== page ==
AUDIO: [SOUND OF BUS ENGINE AND RADIO CHATTER]
Undeterred, he passed the training course and became Mr. Tommy, school bus driver.
During a typical school year, his day begins at 4–dark–30…
BATES: That’s the hardest part of the job is getting out of that bed. And once I get out of bed and get some water on my face, I’m totally ok…
Bates drives his Mini-Cooper to the bus lot and locates his 72-passenger vehicle. Bus number 27-74. He performs the routine vehicle safety checks then pulls out into the still-dark morning to pick up his first riders.
AUDIO: [SOUND OF SLOWING AND DOORS SWOOSHING OPEN]
But these days he’s not up before the sun. And the students he sees at each stop, never climb aboard his bus.
BATES: We are now at Norcross High School. And this is where we pick up the sandwiches.
Bates and his bus driving colleagues no longer pick up and deliver students to their schools. Instead, they pick up and deliver lunches to most of the district’s 181,000 students learning from home since March 16th. That’s when schools closed due to the coronavirus pandemic.
BATES: Alright. We’ve got our sandwiches. We’ve got to get our milk though…OK. We’re getting ready to get to the bus now and getting ready to load up.
Bus drivers were paired up, given new routes and sent out to deliver meals. Students can also pick up lunches at designated schools. Since April 15th the district has distributed over 871,000 lunches.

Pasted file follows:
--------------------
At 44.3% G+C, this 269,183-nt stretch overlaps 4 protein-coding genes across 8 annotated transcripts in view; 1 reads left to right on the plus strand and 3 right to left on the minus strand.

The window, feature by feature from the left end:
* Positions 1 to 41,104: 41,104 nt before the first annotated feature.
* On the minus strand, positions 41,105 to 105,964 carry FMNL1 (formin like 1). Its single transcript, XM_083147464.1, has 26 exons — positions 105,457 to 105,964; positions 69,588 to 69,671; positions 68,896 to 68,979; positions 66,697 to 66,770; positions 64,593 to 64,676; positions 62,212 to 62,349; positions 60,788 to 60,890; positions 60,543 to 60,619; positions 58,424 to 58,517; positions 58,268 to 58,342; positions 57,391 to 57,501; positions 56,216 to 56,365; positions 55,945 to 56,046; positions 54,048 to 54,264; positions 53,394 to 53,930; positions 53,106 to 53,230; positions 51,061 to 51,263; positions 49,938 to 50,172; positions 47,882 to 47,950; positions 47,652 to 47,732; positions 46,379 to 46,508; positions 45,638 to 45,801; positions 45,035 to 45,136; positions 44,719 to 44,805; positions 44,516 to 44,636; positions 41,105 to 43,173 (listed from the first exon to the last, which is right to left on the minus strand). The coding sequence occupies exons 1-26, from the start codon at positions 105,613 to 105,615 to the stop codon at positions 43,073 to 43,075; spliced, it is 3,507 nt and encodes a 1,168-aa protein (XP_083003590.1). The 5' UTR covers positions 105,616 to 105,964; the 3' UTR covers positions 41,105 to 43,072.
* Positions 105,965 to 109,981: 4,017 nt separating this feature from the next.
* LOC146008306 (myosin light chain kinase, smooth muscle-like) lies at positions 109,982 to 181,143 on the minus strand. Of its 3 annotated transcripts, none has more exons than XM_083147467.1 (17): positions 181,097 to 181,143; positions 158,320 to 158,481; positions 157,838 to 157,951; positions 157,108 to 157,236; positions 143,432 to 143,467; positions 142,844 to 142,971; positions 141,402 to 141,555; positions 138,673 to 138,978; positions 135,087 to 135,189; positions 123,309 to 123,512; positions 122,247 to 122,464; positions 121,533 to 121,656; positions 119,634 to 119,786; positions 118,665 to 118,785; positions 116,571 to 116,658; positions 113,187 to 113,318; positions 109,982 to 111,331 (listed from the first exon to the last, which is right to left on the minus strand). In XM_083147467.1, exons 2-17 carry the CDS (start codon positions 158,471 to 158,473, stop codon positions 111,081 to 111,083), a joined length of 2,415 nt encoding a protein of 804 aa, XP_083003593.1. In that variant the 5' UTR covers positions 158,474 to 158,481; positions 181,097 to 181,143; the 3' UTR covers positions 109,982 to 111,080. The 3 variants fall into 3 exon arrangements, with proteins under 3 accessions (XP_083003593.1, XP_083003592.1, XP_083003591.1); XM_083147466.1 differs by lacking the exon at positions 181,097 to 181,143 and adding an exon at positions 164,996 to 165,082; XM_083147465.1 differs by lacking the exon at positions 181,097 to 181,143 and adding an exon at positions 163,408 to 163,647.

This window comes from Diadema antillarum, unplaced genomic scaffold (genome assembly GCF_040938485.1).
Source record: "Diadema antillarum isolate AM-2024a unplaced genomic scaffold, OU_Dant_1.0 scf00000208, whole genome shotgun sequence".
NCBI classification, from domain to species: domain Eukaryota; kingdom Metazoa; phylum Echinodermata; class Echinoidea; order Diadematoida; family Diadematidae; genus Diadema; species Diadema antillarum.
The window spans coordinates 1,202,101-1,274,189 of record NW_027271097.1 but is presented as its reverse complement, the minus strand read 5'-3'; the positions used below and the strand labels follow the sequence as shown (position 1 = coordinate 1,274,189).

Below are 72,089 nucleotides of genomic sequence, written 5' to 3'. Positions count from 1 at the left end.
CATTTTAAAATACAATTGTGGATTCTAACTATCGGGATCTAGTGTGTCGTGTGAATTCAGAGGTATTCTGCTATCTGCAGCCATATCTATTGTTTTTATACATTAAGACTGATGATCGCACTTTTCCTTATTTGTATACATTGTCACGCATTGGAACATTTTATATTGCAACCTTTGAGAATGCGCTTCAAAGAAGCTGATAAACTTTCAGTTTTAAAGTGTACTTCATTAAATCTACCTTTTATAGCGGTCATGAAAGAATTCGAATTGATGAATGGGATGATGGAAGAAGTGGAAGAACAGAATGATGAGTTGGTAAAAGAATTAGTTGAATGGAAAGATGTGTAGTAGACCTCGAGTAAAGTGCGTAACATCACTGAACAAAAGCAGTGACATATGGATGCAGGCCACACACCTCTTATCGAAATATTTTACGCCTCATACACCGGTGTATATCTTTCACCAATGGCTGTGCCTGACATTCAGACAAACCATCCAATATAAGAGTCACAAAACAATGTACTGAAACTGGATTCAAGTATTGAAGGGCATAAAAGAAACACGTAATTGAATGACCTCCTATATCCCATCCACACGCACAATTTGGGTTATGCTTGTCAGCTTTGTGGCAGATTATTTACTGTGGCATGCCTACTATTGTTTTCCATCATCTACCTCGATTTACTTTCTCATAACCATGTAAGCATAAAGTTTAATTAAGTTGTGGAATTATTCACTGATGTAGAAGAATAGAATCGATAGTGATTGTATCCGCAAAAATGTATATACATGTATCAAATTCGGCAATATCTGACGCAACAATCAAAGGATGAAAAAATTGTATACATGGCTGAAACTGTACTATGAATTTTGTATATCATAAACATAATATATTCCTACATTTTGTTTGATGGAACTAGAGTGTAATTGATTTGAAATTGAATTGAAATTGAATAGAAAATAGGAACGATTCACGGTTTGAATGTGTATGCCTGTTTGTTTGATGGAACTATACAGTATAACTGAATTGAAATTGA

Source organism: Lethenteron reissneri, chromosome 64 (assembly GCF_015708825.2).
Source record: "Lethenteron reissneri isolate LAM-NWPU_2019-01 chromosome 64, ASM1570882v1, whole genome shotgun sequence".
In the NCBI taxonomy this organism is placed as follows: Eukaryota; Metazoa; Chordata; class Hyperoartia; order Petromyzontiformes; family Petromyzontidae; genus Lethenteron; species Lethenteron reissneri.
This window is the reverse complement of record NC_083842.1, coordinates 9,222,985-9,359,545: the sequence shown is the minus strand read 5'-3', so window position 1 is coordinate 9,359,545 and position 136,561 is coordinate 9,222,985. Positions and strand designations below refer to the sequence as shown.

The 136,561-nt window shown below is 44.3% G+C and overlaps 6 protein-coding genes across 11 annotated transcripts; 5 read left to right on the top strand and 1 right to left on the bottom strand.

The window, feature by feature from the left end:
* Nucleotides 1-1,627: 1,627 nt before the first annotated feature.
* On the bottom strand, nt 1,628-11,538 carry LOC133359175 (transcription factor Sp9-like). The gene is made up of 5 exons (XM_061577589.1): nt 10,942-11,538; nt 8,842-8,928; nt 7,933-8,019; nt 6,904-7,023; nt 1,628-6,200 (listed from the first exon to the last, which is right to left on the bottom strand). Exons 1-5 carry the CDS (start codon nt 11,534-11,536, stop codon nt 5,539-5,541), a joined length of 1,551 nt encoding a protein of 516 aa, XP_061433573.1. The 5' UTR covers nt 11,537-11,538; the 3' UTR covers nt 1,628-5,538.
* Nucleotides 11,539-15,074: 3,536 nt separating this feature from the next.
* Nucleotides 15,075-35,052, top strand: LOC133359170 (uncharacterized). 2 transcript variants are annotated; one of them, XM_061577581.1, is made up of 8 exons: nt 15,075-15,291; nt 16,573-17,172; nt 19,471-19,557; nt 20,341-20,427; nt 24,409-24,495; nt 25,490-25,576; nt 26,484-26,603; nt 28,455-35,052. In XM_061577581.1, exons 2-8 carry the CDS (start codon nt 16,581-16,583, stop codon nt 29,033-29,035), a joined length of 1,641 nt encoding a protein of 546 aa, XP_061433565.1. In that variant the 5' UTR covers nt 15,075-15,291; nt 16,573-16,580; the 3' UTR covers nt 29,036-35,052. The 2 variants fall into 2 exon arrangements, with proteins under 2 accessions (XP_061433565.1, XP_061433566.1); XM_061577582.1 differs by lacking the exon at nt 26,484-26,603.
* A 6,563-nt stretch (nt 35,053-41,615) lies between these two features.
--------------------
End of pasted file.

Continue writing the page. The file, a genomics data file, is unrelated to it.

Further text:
BUS OCCUPANTS and KIDS: Sound of bus stopping and Good morning guys. Good morning. Thank you! You’re welcome sweetheart…
Bates said 90-percent of the kids express gratitude for the meal. On one April morning, a student sees chocolate milk among the day’s offerings.
PATRICIA RODRIGUEZ AND KIDS: Oh. Si! Si! Chocolate, yay! (Kid) Chocolate! Chocolate! Chocolate!…
That’s Patricia Rodriguez speaking Spanish to the kids and some of their parents at one of the stops. The mask she wears can’t muffle her hearty greetings. She and fellow bus driver Eddie Miller had never met Bates before the pandemic changed everything. Now they’re a team. Bates drives while Rodriguez and Miller hand out about 100 sack lunches and twice as many cartons of milk or juice each day.
VOICE ON RADIO: We’re three lunches short over here…